And some were quicker than expected:
By opening time, I was a bit afraid that all those old cars might have spread a lot of oil all over the place, but much to my surprise the track was in pristine conditions. I have a lot more to fear from "modern" cars, as it became obvious in the course of the day.
There was a lot of traffic
Traffic included two BMW Taxis. One of the drivers, I had never seen before; the other one, a bit older, I had seen a couple of times. I tried the exercise of following them in a couple of circumstances, and it happened to be the older guy at the wheel, both times. Compared to Sabine, he was more careful with traffic, and less flamboyant in slow corners, so he was easier to follow in traffic (usually I let Sabine go because I don't take risks for passing cars) and a bit harder to follow in slow corners (Sabine sideways is way more spectacular, but necessarily slower).
So, all in all, I can still keep Taxi speed in a reasonably safe way. Despite that, I noticed that I am getting slower than I used to be, in many places. On this trip, I never reached 170 at the right hander before Hatzenbach, or at Miss-Hit-Miss. I never exceeded 180 at Flugplatz, or Schwedenkreutz. Never passed 150 in Pflantzgarten.
So I realized I'm getting slower. And I also realized that ... I don't care. I feel reasonably safe, reasonably quick, and I enjoy the place and the ride to the maximum.
The only thing that pisses me off is that I have completely worn out my right knee slider (it lasted about one "season"), while the left one is still almost new. It has to do, of course, with the Nordschleife being clockwise, but also with the fact that my posture on the bike is not symmetric. Anyone else experiencing the same "problem"? Any suggestions?
Finally, here is a list of significant events of the trip. Some of them, I can't recollect whether they occurred on friday or on saturday: I just list them anyway.
There weren't many closures, considering the high traffic, but some where quite long.The first crash I saw was a Ducati, at Galgenkopf, missing all of its top (cockpit, tank, saddle), rider ok but not specially happy.
I saw Karl on track (long time no see) stopped with his blue golf at the top of Fuchsrohre to flag a heavily crashed BMW (car).
Saw some stupid parking.
Including these guys who occupied two precious parking slots, just to stay there and play mechanics.
These guys, probably afraid to scrape the bottom of their precious cars to the ground, did not care if they were occupying half of the road at their back:
In one single lap saw two bikes crashed, a few corners from one another: a white BMW R1200S and a red Ducati Multistrada. This time, at least one of the crashes required intervention by the ambulance.
Followed several mirror-blind bikers: I always try to pass them on the ouside, if it's reasonably safe, so that it comes quite unexpected to them and maybe this helps them remember they have mirrors.
Passed a british guy on a Yamaha R1, a bit too "racing" for my taste (and for his safety): I do not stress my engine and my brakes very much, so, after I passed him, he kept accelerating as hard as he could and I always had him on my side before the next corner. He did not have a very clear idea of where the track was going, and, even considering that, he was very slow in corners, but having him on my side, not knowing what he was going to do next, was of great disturbance and danger. So I had to accelerate hard a couple of times, to get rid of him.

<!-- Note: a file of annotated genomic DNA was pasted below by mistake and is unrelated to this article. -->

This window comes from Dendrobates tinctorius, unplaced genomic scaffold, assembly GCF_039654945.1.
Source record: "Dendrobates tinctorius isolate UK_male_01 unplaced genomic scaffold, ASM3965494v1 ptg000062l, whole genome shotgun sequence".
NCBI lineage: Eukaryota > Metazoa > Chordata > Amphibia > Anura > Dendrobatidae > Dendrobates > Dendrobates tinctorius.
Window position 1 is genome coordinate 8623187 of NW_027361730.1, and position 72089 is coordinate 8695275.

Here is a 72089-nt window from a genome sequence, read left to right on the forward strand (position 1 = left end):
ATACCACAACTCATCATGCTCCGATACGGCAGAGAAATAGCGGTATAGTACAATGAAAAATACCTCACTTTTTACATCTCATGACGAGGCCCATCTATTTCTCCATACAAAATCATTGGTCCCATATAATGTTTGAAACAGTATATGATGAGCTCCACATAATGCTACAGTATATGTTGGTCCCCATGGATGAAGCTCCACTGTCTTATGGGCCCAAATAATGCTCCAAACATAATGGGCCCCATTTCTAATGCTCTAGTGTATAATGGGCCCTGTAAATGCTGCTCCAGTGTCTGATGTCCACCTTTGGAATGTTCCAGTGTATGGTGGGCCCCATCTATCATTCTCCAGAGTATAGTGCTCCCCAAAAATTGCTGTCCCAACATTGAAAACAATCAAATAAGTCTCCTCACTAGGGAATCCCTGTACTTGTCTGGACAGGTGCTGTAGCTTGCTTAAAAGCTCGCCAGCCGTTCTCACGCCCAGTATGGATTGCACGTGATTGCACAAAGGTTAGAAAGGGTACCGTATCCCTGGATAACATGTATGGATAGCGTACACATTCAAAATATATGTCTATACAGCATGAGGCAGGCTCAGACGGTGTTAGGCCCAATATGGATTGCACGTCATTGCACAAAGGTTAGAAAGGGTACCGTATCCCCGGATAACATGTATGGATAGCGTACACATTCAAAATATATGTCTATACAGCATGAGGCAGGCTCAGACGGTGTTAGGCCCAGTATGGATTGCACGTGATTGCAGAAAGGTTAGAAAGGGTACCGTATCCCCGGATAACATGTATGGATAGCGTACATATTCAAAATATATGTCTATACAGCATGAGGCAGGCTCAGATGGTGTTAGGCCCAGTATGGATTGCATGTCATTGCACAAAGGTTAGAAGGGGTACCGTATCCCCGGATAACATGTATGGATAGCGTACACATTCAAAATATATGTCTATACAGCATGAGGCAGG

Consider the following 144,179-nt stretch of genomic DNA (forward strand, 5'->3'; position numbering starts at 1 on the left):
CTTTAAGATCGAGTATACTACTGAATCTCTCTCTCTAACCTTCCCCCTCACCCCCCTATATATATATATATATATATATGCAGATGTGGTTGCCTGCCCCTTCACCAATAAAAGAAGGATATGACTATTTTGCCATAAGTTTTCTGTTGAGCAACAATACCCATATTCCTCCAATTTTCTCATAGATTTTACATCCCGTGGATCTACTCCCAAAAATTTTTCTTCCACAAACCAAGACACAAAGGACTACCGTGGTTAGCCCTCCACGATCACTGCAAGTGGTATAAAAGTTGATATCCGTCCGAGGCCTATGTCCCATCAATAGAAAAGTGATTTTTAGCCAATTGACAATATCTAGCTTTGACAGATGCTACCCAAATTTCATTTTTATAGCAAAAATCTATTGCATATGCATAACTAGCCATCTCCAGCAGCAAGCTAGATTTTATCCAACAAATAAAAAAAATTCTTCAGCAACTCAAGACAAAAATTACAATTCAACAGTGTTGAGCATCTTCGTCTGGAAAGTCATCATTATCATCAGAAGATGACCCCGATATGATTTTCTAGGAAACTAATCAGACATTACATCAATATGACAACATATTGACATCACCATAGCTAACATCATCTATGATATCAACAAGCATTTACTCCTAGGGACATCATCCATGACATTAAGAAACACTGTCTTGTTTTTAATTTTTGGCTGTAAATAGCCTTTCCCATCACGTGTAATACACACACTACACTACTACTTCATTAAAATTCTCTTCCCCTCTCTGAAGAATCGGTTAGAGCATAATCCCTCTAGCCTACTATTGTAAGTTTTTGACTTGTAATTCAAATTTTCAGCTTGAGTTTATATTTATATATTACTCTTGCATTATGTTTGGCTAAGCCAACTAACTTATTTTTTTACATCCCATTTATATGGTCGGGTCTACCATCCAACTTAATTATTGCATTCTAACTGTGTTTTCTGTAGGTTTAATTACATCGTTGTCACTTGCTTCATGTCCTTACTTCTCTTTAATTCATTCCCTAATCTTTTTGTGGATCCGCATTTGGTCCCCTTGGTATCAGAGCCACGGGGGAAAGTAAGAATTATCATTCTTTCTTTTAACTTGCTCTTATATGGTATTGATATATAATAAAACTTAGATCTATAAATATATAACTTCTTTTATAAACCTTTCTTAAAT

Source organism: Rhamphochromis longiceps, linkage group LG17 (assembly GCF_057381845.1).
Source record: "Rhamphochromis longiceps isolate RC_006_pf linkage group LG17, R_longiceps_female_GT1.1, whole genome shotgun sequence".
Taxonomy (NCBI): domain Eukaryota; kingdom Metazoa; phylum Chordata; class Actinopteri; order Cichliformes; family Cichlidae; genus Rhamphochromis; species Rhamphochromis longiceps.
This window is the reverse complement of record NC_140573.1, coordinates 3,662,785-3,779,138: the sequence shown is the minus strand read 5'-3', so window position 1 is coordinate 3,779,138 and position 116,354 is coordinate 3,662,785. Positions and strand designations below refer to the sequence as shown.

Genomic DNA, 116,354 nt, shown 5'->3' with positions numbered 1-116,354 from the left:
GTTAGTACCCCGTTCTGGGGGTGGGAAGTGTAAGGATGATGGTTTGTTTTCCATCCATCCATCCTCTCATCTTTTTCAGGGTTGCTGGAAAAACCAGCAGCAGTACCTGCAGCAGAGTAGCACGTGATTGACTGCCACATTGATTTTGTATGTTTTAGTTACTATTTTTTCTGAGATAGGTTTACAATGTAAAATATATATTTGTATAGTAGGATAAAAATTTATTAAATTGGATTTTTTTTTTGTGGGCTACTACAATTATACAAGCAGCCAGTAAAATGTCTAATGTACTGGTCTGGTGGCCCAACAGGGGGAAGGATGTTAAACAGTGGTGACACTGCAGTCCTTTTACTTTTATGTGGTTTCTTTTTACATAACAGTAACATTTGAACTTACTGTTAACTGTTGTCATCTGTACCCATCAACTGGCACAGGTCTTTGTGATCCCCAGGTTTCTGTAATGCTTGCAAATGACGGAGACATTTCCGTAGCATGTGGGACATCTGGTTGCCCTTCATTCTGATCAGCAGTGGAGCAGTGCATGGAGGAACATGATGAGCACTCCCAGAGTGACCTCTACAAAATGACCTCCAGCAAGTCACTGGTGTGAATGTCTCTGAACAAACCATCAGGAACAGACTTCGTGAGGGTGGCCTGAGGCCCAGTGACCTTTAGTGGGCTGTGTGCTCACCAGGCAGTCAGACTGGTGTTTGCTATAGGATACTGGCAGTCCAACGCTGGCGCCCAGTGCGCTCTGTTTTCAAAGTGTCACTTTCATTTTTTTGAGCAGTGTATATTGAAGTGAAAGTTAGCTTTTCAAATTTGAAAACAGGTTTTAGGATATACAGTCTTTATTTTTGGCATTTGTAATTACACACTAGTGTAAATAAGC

Some people seems not able to understand that there is nothing to race about.
Saw Jochen's (frozenspeed.com) off-road bike in the car park (at least, I think it was his bike), but he was not around to be seen. Later on, I saw a girl with a dog (remember Asta, the dog of the "Nick and Nora" movies?) driving away in a silver Fiat Barchetta, but I did not realize until too late that she was Sofia, Jochen's wife.
There's more and more of these bikes, around:
Maybe they are becoming popular thanks to the success they have in World Superstock racing (they won all races of the series), or maybe thanks simply to the fact that they are good bikes, but they are not very "BMW-ish".
On the other end, this is an extremely BMW-ish bike:
And it is very well ridden by a quiet german guy that I met several times on track. He is as fast as me (just lacking top speed, but sure not corner speed), and always seems to have a lot of fun.
Saw a crash of two cars in Wehrseifen, nobody hurt, but from under cars "parked" on the right a stream of fluids was crossing all the track to the left.
Actually, the fluid started some distance before, because despite having slowed down a lot (fortunately, the crash was flagged) my bike slipped quite a bit, approaching the corner. When I was back to the car park, the track was still normally open, so I reported the oil to the marshalls, and they closed immediately afterwards.
On saturday afternoon, there was a long closure, and I decided that after the closure I was going to go for my last 2-3 laps of the year. They opened, at last, but immediately after the cones, a long streak of oil started, glittering against the setting sun. It was clearly visible, and I slowed down immediately, but a biker passed me at "normal" speed, and had a big slide even before the Hohenrain chicane. Not far ahead, another biker was crashed to the right at the last corner of Hatzenbach. I kept seeing traces of oil until Aremberg, and anyway did not trust the grip for the rest of the lap.
When I was back, it was closed for motorbikes. So I went for a cup of tea, and waited. After a while, they closed for cars, too. And I waited some more.
Finally, they announced that they were not going to open again for the day. So much for my planned 2-3 laps. The count of the day stopped at 14. I shook hands with the german guy of the HP2 Supermoto BMW (it was the last trip of the year for him, too) and said goodbye to the place until 2011.
I hope next year I can still afford it ...